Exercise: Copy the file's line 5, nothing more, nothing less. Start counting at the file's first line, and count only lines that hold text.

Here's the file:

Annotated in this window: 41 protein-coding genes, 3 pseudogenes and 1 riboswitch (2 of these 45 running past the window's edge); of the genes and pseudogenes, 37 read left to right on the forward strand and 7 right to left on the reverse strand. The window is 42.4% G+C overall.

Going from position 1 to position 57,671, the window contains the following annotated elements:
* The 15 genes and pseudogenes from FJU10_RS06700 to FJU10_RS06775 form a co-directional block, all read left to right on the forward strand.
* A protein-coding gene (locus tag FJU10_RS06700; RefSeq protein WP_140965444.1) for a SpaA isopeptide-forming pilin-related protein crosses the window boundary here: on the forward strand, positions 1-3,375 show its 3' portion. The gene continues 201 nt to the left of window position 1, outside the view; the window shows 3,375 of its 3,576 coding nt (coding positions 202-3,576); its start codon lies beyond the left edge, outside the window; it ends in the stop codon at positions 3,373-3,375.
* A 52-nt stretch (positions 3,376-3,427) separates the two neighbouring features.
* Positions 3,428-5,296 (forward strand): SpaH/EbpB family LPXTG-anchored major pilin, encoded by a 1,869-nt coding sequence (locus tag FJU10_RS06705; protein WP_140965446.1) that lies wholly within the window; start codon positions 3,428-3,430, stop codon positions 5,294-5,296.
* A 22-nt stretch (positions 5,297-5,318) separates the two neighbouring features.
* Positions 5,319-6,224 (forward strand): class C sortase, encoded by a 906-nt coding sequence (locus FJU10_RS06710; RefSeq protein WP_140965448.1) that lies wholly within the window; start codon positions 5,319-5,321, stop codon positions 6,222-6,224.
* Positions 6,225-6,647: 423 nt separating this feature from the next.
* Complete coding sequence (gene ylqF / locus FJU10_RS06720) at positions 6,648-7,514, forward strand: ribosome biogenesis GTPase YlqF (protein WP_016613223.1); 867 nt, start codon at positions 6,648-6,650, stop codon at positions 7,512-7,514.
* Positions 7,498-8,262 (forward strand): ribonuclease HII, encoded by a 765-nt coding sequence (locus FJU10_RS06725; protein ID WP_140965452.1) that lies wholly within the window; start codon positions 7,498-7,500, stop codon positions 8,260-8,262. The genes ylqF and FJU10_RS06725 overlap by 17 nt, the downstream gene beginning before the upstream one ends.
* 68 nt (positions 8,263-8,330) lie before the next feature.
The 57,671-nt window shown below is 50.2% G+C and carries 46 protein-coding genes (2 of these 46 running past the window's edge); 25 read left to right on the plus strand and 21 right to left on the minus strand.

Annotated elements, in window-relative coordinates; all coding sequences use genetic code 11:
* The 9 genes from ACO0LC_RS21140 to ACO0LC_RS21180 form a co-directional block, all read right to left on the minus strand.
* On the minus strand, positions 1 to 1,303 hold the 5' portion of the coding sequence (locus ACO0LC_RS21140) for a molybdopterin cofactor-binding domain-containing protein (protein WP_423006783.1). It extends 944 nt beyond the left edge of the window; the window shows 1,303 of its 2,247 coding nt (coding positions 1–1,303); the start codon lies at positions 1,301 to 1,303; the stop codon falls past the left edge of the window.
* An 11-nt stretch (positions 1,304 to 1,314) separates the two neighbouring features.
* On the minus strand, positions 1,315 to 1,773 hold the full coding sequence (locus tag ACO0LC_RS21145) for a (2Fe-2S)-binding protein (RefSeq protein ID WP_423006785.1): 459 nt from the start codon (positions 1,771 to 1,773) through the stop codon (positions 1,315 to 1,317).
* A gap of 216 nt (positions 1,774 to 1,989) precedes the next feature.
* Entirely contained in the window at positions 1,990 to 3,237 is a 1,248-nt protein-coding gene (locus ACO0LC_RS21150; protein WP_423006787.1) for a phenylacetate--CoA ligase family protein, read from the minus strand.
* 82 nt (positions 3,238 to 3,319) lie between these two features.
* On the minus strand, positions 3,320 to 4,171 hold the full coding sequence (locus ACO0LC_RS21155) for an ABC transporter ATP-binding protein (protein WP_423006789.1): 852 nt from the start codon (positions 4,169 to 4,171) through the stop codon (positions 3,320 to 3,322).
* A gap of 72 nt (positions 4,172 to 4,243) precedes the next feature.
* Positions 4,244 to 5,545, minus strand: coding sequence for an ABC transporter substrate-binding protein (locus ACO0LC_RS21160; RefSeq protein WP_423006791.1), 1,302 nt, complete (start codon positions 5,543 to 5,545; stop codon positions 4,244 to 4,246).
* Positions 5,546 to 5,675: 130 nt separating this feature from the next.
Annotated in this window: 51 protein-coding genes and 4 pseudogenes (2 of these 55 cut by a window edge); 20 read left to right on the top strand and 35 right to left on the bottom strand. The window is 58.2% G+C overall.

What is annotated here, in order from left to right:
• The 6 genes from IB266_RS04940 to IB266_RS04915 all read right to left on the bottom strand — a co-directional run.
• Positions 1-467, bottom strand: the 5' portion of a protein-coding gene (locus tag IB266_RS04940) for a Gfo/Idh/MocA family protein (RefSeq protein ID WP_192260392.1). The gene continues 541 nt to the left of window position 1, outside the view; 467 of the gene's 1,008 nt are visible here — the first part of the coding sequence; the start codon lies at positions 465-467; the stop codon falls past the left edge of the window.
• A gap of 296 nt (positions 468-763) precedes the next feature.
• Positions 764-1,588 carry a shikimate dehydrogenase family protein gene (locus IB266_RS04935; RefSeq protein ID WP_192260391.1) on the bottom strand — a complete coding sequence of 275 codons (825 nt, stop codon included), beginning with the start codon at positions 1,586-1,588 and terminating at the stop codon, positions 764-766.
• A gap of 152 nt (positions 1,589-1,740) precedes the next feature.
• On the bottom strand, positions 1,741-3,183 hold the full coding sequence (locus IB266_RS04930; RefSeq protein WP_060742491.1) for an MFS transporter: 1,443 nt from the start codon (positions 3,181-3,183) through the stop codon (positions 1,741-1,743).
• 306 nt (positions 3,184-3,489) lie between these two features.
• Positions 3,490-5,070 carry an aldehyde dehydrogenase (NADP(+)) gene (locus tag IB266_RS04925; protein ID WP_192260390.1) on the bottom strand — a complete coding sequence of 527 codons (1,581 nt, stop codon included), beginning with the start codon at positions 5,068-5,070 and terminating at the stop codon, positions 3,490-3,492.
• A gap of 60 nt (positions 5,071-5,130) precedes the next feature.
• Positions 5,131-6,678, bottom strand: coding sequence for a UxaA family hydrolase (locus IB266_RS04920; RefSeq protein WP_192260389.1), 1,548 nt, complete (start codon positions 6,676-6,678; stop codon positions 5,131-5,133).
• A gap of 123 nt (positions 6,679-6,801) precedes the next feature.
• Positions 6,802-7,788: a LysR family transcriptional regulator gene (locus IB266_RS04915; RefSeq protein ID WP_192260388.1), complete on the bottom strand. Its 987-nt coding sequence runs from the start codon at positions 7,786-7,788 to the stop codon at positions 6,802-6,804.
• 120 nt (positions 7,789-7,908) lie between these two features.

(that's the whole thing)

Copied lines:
* A 52-nt stretch (positions 3,376-3,427) separates the two neighbouring features.